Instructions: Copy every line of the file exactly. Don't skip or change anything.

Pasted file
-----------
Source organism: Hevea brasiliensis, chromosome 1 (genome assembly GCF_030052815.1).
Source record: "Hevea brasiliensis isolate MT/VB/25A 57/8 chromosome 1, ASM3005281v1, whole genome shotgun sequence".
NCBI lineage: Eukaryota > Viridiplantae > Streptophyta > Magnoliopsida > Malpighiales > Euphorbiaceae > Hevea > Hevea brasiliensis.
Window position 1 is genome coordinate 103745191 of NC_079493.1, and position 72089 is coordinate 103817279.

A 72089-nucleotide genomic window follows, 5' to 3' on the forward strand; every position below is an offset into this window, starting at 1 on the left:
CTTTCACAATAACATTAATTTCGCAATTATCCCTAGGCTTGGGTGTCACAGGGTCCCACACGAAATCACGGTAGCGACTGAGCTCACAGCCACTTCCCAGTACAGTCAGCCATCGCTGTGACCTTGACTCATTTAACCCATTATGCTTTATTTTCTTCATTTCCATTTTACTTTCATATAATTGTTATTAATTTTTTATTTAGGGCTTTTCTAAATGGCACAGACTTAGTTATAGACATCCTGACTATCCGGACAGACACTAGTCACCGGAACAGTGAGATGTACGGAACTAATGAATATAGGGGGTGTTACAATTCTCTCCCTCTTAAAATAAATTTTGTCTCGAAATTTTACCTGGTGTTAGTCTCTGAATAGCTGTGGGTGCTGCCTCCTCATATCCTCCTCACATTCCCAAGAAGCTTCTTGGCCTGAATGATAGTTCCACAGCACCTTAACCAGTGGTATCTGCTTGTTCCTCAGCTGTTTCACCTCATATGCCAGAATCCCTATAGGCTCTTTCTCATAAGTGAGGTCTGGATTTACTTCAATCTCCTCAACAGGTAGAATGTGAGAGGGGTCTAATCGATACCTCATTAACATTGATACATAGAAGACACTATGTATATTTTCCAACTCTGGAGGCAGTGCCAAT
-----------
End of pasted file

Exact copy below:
Source organism: Hevea brasiliensis, chromosome 1 (genome assembly GCF_030052815.1).
Source record: "Hevea brasiliensis isolate MT/VB/25A 57/8 chromosome 1, ASM3005281v1, whole genome shotgun sequence".
NCBI lineage: Eukaryota > Viridiplantae > Streptophyta > Magnoliopsida > Malpighiales > Euphorbiaceae > Hevea > Hevea brasiliensis.
Window position 1 is genome coordinate 103745191 of NC_079493.1, and position 72089 is coordinate 103817279.

A 72089-nucleotide genomic window follows, 5' to 3' on the forward strand; every position below is an offset into this window, starting at 1 on the left:
CTTTCACAATAACATTAATTTCGCAATTATCCCTAGGCTTGGGTGTCACAGGGTCCCACACGAAATCACGGTAGCGACTGAGCTCACAGCCACTTCCCAGTACAGTCAGCCATCGCTGTGACCTTGACTCATTTAACCCATTATGCTTTATTTTCTTCATTTCCATTTTACTTTCATATAATTGTTATTAATTTTTTATTTAGGGCTTTTCTAAATGGCACAGACTTAGTTATAGACATCCTGACTATCCGGACAGACACTAGTCACCGGAACAGTGAGATGTACGGAACTAATGAATATAGGGGGTGTTACAATTCTCTCCCTCTTAAAATAAATTTTGTCTCGAAATTTTACCTGGTGTTAGTCTCTGAATAGCTGTGGGTGCTGCCTCCTCATATCCTCCTCACATTCCCAAGAAGCTTCTTGGCCTGAATGATAGTTCCACAGCACCTTAACCAGTGGTATCTGCTTGTTCCTCAGCTGTTTCACCTCATATGCCAGAATCCCTATAGGCTCTTTCTCATAAGTGAGGTCTGGATTTACTTCAATCTCCTCAACAGGTAGAATGTGAGAGGGGTCTAATCGATACCTCATTAACATTGATACATAGAAGACACTATGTATATTTTCCAACTCTGGAGGCAGTGCCAAT